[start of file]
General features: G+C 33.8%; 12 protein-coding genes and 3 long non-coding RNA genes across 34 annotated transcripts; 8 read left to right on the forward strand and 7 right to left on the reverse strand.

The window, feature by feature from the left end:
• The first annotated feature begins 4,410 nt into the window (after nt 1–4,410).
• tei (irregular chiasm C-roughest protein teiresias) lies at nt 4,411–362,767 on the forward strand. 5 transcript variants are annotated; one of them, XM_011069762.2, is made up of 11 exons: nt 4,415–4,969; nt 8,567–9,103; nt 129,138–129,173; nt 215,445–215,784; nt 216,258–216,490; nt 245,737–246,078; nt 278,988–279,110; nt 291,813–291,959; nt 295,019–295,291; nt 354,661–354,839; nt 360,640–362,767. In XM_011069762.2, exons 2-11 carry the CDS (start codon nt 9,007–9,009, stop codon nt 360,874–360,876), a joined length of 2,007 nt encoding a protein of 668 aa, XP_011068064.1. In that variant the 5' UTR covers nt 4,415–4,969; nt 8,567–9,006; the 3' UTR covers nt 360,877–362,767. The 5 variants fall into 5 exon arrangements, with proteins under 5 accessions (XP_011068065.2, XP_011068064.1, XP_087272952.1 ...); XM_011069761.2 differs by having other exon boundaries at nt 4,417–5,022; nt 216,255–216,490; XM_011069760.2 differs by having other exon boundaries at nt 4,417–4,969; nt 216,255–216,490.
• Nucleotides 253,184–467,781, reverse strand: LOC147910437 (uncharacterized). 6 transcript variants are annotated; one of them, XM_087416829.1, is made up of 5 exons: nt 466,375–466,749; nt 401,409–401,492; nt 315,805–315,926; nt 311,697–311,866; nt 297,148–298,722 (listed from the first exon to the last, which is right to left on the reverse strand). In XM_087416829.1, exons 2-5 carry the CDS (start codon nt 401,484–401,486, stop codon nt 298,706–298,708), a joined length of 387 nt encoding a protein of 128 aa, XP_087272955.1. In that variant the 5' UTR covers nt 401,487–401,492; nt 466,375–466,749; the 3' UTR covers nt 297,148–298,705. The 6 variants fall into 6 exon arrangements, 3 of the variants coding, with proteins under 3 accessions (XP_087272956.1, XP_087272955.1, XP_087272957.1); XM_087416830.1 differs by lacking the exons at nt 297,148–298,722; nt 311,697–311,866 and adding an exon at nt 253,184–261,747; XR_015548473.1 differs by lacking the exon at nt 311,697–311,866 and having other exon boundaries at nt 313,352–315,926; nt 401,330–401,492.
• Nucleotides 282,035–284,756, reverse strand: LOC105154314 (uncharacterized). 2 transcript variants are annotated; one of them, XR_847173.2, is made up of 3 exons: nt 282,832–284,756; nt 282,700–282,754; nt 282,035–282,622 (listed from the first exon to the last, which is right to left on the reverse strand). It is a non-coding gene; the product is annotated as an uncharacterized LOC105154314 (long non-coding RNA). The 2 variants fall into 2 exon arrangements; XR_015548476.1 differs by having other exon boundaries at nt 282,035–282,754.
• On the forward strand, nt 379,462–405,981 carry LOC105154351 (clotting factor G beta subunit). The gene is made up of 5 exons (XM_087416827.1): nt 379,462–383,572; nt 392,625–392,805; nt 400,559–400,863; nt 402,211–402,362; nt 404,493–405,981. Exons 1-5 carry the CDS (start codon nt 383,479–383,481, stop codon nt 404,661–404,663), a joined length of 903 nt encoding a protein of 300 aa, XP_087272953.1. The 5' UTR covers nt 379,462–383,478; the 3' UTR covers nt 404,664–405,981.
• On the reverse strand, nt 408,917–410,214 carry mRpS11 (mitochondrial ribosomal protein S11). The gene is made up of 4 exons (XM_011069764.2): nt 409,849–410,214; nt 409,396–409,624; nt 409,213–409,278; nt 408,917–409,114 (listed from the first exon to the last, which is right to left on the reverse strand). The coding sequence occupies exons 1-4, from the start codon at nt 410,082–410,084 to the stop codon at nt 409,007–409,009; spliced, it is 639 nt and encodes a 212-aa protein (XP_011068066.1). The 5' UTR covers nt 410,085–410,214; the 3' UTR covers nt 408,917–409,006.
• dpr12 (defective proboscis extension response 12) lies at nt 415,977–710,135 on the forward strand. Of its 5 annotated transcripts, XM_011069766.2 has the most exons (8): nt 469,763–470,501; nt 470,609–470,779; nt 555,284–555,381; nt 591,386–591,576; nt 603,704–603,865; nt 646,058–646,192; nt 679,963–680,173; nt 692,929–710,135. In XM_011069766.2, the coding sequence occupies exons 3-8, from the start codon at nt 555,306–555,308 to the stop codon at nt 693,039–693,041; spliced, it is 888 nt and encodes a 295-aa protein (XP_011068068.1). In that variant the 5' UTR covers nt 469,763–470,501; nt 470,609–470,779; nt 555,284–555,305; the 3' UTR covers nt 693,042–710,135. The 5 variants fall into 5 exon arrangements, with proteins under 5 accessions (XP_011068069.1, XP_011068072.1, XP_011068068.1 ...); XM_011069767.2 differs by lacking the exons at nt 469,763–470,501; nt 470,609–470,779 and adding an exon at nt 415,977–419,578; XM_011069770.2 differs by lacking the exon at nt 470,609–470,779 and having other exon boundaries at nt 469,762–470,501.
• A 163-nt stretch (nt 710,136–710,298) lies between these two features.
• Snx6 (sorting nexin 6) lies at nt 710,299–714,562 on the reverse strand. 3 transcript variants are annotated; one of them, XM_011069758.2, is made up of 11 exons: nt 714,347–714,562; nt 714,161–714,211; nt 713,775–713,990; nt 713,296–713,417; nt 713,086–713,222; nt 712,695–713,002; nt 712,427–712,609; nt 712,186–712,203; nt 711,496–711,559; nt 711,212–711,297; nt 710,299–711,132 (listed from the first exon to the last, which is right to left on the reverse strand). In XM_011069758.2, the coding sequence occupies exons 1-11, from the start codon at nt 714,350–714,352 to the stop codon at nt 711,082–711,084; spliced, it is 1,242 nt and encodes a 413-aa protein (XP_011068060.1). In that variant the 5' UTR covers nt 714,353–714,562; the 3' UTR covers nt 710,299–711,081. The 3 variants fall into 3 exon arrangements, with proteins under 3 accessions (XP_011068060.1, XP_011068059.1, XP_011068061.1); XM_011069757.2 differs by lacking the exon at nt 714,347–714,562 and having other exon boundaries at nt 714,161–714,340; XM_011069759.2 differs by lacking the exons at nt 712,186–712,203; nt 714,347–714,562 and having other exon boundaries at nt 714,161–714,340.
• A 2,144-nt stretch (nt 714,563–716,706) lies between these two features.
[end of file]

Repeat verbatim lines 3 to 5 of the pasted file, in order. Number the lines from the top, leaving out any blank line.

• The first annotated feature begins 4,410 nt into the window (after nt 1–4,410).
• tei (irregular chiasm C-roughest protein teiresias) lies at nt 4,411–362,767 on the forward strand. 5 transcript variants are annotated; one of them, XM_011069762.2, is made up of 11 exons: nt 4,415–4,969; nt 8,567–9,103; nt 129,138–129,173; nt 215,445–215,784; nt 216,258–216,490; nt 245,737–246,078; nt 278,988–279,110; nt 291,813–291,959; nt 295,019–295,291; nt 354,661–354,839; nt 360,640–362,767. In XM_011069762.2, exons 2-11 carry the CDS (start codon nt 9,007–9,009, stop codon nt 360,874–360,876), a joined length of 2,007 nt encoding a protein of 668 aa, XP_011068064.1. In that variant the 5' UTR covers nt 4,415–4,969; nt 8,567–9,006; the 3' UTR covers nt 360,877–362,767. The 5 variants fall into 5 exon arrangements, with proteins under 5 accessions (XP_011068065.2, XP_011068064.1, XP_087272952.1 ...); XM_011069761.2 differs by having other exon boundaries at nt 4,417–5,022; nt 216,255–216,490; XM_011069760.2 differs by having other exon boundaries at nt 4,417–4,969; nt 216,255–216,490.
• Nucleotides 253,184–467,781, reverse strand: LOC147910437 (uncharacterized). 6 transcript variants are annotated; one of them, XM_087416829.1, is made up of 5 exons: nt 466,375–466,749; nt 401,409–401,492; nt 315,805–315,926; nt 311,697–311,866; nt 297,148–298,722 (listed from the first exon to the last, which is right to left on the reverse strand). In XM_087416829.1, exons 2-5 carry the CDS (start codon nt 401,484–401,486, stop codon nt 298,706–298,708), a joined length of 387 nt encoding a protein of 128 aa, XP_087272955.1. In that variant the 5' UTR covers nt 401,487–401,492; nt 466,375–466,749; the 3' UTR covers nt 297,148–298,705. The 6 variants fall into 6 exon arrangements, 3 of the variants coding, with proteins under 3 accessions (XP_087272956.1, XP_087272955.1, XP_087272957.1); XM_087416830.1 differs by lacking the exons at nt 297,148–298,722; nt 311,697–311,866 and adding an exon at nt 253,184–261,747; XR_015548473.1 differs by lacking the exon at nt 311,697–311,866 and having other exon boundaries at nt 313,352–315,926; nt 401,330–401,492.